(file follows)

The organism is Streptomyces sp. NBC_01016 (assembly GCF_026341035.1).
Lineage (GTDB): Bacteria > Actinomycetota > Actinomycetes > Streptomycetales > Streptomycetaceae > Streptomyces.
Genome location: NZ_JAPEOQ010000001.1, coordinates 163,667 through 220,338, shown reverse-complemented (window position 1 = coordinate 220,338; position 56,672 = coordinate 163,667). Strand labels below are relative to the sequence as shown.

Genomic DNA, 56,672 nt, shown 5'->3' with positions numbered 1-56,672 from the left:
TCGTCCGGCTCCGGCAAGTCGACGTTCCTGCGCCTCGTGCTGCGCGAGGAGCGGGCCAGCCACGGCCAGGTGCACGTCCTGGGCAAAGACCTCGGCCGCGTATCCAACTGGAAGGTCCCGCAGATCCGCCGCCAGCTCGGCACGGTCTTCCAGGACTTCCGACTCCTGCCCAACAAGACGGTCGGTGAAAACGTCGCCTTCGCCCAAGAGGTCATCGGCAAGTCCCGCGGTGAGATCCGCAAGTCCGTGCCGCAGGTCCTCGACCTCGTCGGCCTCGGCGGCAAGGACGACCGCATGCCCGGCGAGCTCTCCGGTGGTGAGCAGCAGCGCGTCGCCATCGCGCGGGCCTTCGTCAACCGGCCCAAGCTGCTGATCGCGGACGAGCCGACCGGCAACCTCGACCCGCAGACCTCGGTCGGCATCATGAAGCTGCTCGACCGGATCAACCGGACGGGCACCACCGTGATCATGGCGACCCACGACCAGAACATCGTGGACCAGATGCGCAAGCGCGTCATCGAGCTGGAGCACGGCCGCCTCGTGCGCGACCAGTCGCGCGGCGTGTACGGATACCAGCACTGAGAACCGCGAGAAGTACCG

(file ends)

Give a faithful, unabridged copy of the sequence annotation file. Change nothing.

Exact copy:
The organism is Streptomyces sp. NBC_01016 (assembly GCF_026341035.1).
Lineage (GTDB): Bacteria > Actinomycetota > Actinomycetes > Streptomycetales > Streptomycetaceae > Streptomyces.
Genome location: NZ_JAPEOQ010000001.1, coordinates 163,667 through 220,338, shown reverse-complemented (window position 1 = coordinate 220,338; position 56,672 = coordinate 163,667). Strand labels below are relative to the sequence as shown.

Genomic DNA, 56,672 nt, shown 5'->3' with positions numbered 1-56,672 from the left:
TCGTCCGGCTCCGGCAAGTCGACGTTCCTGCGCCTCGTGCTGCGCGAGGAGCGGGCCAGCCACGGCCAGGTGCACGTCCTGGGCAAAGACCTCGGCCGCGTATCCAACTGGAAGGTCCCGCAGATCCGCCGCCAGCTCGGCACGGTCTTCCAGGACTTCCGACTCCTGCCCAACAAGACGGTCGGTGAAAACGTCGCCTTCGCCCAAGAGGTCATCGGCAAGTCCCGCGGTGAGATCCGCAAGTCCGTGCCGCAGGTCCTCGACCTCGTCGGCCTCGGCGGCAAGGACGACCGCATGCCCGGCGAGCTCTCCGGTGGTGAGCAGCAGCGCGTCGCCATCGCGCGGGCCTTCGTCAACCGGCCCAAGCTGCTGATCGCGGACGAGCCGACCGGCAACCTCGACCCGCAGACCTCGGTCGGCATCATGAAGCTGCTCGACCGGATCAACCGGACGGGCACCACCGTGATCATGGCGACCCACGACCAGAACATCGTGGACCAGATGCGCAAGCGCGTCATCGAGCTGGAGCACGGCCGCCTCGTGCGCGACCAGTCGCGCGGCGTGTACGGATACCAGCACTGAGAACCGCGAGAAGTACCG